4. One for our family. This one is a how to book on gardening. Pick a small patch of well lit yard, build a little garden container, and make a square foot garden. A friend did this last year. It was small enough that they could maintain it, and they got some nice produce from it.

Phew. That's more than enough self improvement for one time. I am saving the two books I have on how I can get my kids to do housework and how I can get myself to do housework for later.

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A Heartbreaking Work of Staggering Genius

By Dave Eggers. This book is interesting not so much for its content but for the way it is written. Described as post-modern, it is a stream of consciousness memoir about two brothers, ages 22 and 8, whose parents die within weeks of each other and then their life together as the older brother becomes the caretaker and parent of the younger. I started it out feeling intrigued and interested. Their adventures and lived lifes were zany and sometime hilarious. But, it got long. It would have been better if it were 100 pages shorter. And there was too much "language" for my taste, even though I think my bar is set pretty low.

I liked this paragraph from the NYTimes book review

''A Heartbreaking Work of Staggering Genius'' is, finally, a book of finite jest, which is why it succeeds so brilliantly. Eggers's most powerful prose is often his most straightforward, relying on old-fashioned truth telling for its punch. In a scene that is moving, funny and terrible all at once, he returns to Lake Forest for the first time since his parents died and tries to scatter his mother's cremains into Lake Michigan. The ashes, which he is surprised to discover resemble cat litter instead of the biblical dust he was expecting, keep sticking to his sweaty palms. He spills some and stoops to pick them up, and in the process spills some more. Then he accidentally steps on them. He is aghast: ''I am a monster. My poor mother. She would do this without the thinking, without the thinking about thinking.''

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My Sister's Keeper

By Jodi Picoult. Ah, a good fiction read. And what I mean by a good fiction read here is nice beach vacation kind of light read, plot driven to the end. But, it wasn't all fluff. The main dilemma of the story--the ethics of genetically engineering a child and then using her blood and organs to support an older, sick child and the family dymanics that are involved when a child is suffering from severe illness--are thought provoking. All in all, the story was interesting and compelling. The characters were interesting for the most part. And the ending? Well. That threw me for a loop. I kept wondering how it would end. And wow. Picoult pulled out a good one with it.

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Sunday, April 06, 2008

To Nurture

Susan W. Tanner from this morning's session of General Conference.

"To nuture is to teach, to foster development, to promote growth, to feed, and to nourish...The scriptures use the word nurture only twice and in both cases speak of the responsibility of parents to raise their children "in the nurture and admonition of the Lord." President Hinckley also admonished both men and women to be nurturers.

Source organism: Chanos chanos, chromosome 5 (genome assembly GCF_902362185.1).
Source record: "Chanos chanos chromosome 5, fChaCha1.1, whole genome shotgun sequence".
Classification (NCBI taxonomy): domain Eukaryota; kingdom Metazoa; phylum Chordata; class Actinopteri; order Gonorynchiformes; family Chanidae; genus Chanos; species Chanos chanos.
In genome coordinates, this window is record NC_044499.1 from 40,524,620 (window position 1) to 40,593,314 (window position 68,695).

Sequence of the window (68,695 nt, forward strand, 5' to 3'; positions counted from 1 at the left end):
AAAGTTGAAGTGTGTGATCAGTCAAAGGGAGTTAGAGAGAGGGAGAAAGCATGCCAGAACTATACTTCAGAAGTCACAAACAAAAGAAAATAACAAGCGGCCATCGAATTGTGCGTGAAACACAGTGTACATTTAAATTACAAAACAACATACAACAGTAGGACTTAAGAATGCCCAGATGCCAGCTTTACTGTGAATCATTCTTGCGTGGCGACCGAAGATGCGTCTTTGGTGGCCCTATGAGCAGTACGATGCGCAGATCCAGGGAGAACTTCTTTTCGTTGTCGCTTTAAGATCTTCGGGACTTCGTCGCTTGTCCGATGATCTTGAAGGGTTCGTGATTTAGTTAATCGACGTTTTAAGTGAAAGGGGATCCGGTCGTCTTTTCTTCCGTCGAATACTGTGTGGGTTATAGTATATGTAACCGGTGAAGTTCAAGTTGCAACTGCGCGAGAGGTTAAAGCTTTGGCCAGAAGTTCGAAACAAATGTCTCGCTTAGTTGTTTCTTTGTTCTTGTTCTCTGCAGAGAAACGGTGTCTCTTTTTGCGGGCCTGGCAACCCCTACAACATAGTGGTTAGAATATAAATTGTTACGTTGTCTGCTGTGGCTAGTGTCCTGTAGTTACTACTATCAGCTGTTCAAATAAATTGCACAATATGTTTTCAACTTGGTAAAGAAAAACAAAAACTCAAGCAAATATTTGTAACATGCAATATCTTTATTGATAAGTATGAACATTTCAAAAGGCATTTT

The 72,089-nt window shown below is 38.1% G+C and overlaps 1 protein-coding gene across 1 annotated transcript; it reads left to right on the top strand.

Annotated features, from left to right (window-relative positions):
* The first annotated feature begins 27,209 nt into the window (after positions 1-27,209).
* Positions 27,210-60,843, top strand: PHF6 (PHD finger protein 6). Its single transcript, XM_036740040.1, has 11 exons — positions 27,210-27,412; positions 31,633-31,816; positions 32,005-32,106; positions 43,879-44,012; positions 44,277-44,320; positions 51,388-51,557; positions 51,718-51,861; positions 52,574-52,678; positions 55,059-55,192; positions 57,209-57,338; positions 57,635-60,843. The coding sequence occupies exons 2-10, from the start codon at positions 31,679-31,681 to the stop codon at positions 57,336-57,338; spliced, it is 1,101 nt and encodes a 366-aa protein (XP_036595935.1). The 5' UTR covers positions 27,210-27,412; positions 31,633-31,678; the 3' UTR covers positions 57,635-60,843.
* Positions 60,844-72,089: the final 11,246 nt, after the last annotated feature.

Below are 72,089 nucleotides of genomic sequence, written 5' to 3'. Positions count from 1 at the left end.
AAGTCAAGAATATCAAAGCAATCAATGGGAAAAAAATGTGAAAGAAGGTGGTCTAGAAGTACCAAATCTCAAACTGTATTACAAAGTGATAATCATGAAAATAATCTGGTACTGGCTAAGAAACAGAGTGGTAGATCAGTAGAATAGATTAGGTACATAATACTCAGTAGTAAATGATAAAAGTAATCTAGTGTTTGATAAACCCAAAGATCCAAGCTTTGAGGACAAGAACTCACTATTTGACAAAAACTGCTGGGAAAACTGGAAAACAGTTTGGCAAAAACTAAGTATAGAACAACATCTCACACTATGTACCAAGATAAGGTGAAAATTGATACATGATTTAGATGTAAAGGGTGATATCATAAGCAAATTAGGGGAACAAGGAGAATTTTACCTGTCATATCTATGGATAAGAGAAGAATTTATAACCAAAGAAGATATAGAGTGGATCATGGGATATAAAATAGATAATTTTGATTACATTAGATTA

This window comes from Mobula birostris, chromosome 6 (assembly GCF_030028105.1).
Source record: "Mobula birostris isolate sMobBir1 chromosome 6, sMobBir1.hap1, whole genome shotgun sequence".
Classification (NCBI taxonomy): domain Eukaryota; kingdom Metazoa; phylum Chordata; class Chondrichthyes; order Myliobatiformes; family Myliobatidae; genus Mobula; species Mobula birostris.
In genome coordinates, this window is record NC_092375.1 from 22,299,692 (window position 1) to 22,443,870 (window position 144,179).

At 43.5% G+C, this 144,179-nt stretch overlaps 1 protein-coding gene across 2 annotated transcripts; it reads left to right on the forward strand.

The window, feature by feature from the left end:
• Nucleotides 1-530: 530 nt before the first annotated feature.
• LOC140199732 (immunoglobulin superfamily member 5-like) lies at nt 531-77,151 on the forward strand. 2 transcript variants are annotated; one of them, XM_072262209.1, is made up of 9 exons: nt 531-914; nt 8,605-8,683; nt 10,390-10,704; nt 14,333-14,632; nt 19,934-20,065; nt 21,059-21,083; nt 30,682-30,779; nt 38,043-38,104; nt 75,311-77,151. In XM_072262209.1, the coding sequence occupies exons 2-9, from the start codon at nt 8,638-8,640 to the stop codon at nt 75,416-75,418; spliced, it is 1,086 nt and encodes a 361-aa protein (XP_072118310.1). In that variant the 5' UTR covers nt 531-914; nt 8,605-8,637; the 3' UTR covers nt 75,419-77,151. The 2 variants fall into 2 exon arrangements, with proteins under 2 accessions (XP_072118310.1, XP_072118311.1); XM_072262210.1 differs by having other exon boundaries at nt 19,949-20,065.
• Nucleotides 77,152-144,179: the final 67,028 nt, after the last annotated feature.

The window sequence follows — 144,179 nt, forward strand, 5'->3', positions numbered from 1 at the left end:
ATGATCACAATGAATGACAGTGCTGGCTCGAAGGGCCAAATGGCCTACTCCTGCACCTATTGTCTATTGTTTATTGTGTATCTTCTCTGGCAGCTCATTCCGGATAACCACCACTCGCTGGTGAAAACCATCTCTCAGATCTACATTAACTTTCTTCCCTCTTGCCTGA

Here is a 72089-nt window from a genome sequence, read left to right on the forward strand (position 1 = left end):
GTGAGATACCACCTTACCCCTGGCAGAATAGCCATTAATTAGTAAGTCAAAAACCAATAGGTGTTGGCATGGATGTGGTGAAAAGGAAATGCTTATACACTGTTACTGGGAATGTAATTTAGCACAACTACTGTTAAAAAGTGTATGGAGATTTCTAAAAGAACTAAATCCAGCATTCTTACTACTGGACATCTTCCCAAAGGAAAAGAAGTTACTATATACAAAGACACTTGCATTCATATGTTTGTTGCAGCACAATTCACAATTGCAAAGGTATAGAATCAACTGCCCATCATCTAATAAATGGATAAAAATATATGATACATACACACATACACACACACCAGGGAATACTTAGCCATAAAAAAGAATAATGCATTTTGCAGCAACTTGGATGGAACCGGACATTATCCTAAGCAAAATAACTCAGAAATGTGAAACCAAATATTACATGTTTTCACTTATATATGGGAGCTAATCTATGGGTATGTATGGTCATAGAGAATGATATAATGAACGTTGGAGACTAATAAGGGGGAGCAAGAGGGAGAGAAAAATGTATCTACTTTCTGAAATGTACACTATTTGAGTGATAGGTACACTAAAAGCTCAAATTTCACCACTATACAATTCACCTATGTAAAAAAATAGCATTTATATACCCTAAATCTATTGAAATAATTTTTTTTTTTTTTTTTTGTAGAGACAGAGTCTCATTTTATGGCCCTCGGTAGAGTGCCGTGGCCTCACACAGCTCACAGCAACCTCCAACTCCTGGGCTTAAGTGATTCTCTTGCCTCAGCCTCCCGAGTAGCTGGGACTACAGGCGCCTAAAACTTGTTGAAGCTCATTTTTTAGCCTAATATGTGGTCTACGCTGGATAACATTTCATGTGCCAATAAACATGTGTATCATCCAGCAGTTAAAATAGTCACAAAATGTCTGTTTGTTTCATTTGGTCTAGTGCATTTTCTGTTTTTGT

This seems to be quite different from "Another word for nurturing is homemaking."

And I love how she clearly states that men and women should both be nurturers.

One small issue I had with her talk. I didn't like how she implies that the innate gift to nurture comes solely by virture of having XX chromosomes.

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Saturday, April 05, 2008

It's all relative

Disclosure: This is about my physical appearance. I don't like to admit that body issues bother me--I am beyond the typical body compulsions that most American women feel, all those unrealistic expectations they have about what they should look like, right? And I don't like to talk about my insecurities. I don't like to hear other people (read: some of my sisters) obsess about their bodies. But, yet, here it is.

On and off the past few weeks, I have been depressed about my weight. Ugh. So much to lose. My least favorite part of going to the dr when I was pregnant was getting weighed. Kind of silly, because it's the one time you're supposed to be gaining weight, but for me, I knew that it wasn't just baby weight and I was going to have to deal with it sooner or later. The first time I went back to the gym, at about 3 weeks post-birth, I got on the scale and knew the time had come to deal with it.

The big belly, the last couple of months before birth, dwarfs all other weight gain. It just felt like it was all belly. Then, when the belly is gone (or at least, when the baby is born) then the weight on the rest of the body becomes crystal clear. Before the birth, everyone smiles at you and your "cute belly." Afterwards, you're just one of thousands of chubby Americans. I want to wear a sign on me saying, "I just had a baby. That's why I'm chubby like this!"

The weight will come off, I know. By the time I'm done breastfeeding, I might be somewhere close to my more normal weight. And that's the other depressing thing. The breastfeeding boost to breasts are dwarfed by the extra weight other places. By the time the weight it gone, I'll be back to nearly A. Or worse.

Lucky for me, I have a really cute baby. I can divert attention from myself and my insecurities by placing him strategically on my lap, in front of the leftovers from the pregnant belly.

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Is it hypocritical to say "Amen" when you don't agree with everything said in a prayer? Or can you say a conditional "Amen", setting aside that which you object to? Or is it better just to not say "Amen" at all?